Doug Bruns

Posts Tagged ‘Wittgenstein’

First Sentences of Philosophy

In Philosophy, Writing on March 12, 2013 at 6:00 am

If you were a book, your opening sentence would be my first impression of you. It is that type-set handshake, that eye contact, the initial body language of our literary relationship, from which I will decide whether we might become friends. I should warn you, I am exacting when it comes to first impressions.

I have on at least two occasions here surveyed first sentences of literature. (First Sentences, and First Sentences II.) I thought it might be of interest to run the same exercise with some classics of philosophy, to see how the thinker begins the engagement. At first glance, it appears that the philosopher is less cordial–less needy?–than the artist-novelist. That is, I guess, to be expected of a writer less interested in drainage and more interested in hydraulics. So, to make it easy, I pull some books off the shelf, from the Philosophy section:

Despite my comment above, Robert Nozick (1938-2002), provides one of the best opening sentences of any genre, From his

The Unreadable Book?

The Unreadable Book?

Philosophical Explanations:

“I too, seek an unreadable book: urgent thoughts to grapple with in agitation and excitement, revelations to be transformed by or to transform, a book incapable of being read straight through, a book, even to bring reading to a stop.”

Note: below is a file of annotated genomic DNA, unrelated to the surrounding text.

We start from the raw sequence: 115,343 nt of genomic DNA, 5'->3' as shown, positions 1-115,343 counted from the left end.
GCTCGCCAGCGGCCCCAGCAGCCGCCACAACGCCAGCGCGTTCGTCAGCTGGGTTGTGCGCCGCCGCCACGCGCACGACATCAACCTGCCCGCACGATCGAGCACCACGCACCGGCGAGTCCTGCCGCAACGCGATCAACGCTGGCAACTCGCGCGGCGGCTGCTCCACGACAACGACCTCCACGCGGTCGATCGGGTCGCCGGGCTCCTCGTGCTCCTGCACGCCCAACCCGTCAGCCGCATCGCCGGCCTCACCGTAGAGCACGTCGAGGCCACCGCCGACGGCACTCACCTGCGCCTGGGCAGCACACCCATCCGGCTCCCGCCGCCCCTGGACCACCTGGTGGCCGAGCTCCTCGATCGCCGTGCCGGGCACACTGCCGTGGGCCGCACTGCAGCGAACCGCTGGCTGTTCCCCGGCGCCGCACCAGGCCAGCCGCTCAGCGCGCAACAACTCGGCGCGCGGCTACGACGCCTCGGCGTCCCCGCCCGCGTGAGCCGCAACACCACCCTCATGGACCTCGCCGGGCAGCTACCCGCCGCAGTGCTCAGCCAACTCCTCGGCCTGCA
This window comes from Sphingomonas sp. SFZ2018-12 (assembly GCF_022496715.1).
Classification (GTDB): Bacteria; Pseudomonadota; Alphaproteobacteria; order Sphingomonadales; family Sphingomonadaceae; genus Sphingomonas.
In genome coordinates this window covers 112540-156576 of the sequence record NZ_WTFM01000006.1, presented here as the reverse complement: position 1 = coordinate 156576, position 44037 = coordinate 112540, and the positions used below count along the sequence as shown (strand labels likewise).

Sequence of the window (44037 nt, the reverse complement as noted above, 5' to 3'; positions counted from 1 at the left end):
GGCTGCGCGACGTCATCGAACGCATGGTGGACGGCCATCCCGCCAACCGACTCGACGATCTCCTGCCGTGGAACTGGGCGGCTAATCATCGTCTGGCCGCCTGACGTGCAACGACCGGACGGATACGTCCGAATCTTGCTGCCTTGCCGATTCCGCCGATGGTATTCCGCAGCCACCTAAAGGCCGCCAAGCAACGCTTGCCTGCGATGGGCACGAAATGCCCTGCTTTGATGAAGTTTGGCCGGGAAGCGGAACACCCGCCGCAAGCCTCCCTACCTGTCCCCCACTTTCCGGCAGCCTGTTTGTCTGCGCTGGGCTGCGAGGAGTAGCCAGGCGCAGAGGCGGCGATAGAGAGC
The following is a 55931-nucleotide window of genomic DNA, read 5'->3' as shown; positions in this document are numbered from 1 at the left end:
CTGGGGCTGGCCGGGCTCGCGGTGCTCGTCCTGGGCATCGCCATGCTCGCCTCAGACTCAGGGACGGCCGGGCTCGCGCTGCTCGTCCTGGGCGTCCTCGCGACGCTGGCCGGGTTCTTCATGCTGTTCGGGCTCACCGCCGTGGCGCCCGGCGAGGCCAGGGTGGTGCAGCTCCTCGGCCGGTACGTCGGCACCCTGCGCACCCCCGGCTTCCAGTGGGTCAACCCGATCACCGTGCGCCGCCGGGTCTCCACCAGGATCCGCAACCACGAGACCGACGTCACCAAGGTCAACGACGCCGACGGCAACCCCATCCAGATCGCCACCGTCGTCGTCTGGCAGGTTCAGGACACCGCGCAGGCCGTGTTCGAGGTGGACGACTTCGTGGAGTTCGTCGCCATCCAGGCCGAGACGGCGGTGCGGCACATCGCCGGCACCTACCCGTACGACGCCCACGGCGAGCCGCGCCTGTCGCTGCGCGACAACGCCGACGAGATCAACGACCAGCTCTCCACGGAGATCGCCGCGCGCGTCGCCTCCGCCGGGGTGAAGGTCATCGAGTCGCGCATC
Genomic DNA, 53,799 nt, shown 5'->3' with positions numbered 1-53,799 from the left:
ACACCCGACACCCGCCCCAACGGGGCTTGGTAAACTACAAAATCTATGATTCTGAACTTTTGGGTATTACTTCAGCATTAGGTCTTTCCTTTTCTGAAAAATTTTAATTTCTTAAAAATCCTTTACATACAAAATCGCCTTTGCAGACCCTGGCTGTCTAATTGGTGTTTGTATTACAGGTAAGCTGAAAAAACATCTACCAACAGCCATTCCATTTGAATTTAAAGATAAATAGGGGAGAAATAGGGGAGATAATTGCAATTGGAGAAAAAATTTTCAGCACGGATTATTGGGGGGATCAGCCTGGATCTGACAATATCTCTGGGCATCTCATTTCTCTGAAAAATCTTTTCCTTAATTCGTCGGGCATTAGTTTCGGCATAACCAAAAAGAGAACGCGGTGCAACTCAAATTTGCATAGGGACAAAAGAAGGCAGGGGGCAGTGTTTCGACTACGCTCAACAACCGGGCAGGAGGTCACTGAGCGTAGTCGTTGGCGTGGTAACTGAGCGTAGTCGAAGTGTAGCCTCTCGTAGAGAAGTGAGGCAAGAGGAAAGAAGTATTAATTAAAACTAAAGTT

Karl Jaspers (1883-1969), Philosophy (vol 1.):

“Philosophy means to dare penetrate the inaccessible ground of human self-awareness.”

A favorite thinker, Friedrich Nietzsche (1844-1900), from Genealogy of Morals:

“We are unknown to ourselves, we men of knowledge–and with good reason.”

And, for grins, Nietzsche, again, in a sentence which shows why he was, arguably, the most literary writer of the thinkers, from Thus Spake Zarathustra:

“Three metamorphoses of the spirit do I designate to you: how the spirit becometh a camel, the camel a lion, and the lion at last a child.”

Heidegger begins his magnum opus with a quote from Plato: “For manifestly you have long been aware of what you mean when you use the expression you use the expression “being”. We however, who used to think we understood it, have now become perplexed.” Then the first sentence of Being and Time:

“Do we in our time have an answer to the question of what we really mean by the word ‘being’?”

From Sartre (1905-1980), Being and Nothingness, the opening chapter titled, The Phenomenon, comes this twist:

“Modern thought has realized considerable progress by reducing the existent to the series of appearances which manifest it.”

And here, the doubt-filled precision of Wittgenstein (1889-1951), from Tractatus Logico-Philosophicus:

“Perhaps this book will be understood only by someone who has himself already had the thoughts that are expressed in it–or at least similar thoughts.”

Wittgenstein, as an aside, lays claim to the most wonderful last words. From his death-bed: “Tell them I’ve had a wonderful life.” Lovely.

____________________

The Book of Dead Philosophers, Simon Critchley

The Book of Dead Philosophers, Simon Critchley

If you’re in the mood for an eminently readable survey of the history of philosophy, I recommend Simon Critchley‘s The Book of Dead Philosophers (2009). It is entertaining, fun (last days of the big thinkers), and when you’re finished, you will have touched all the bases of philosophy.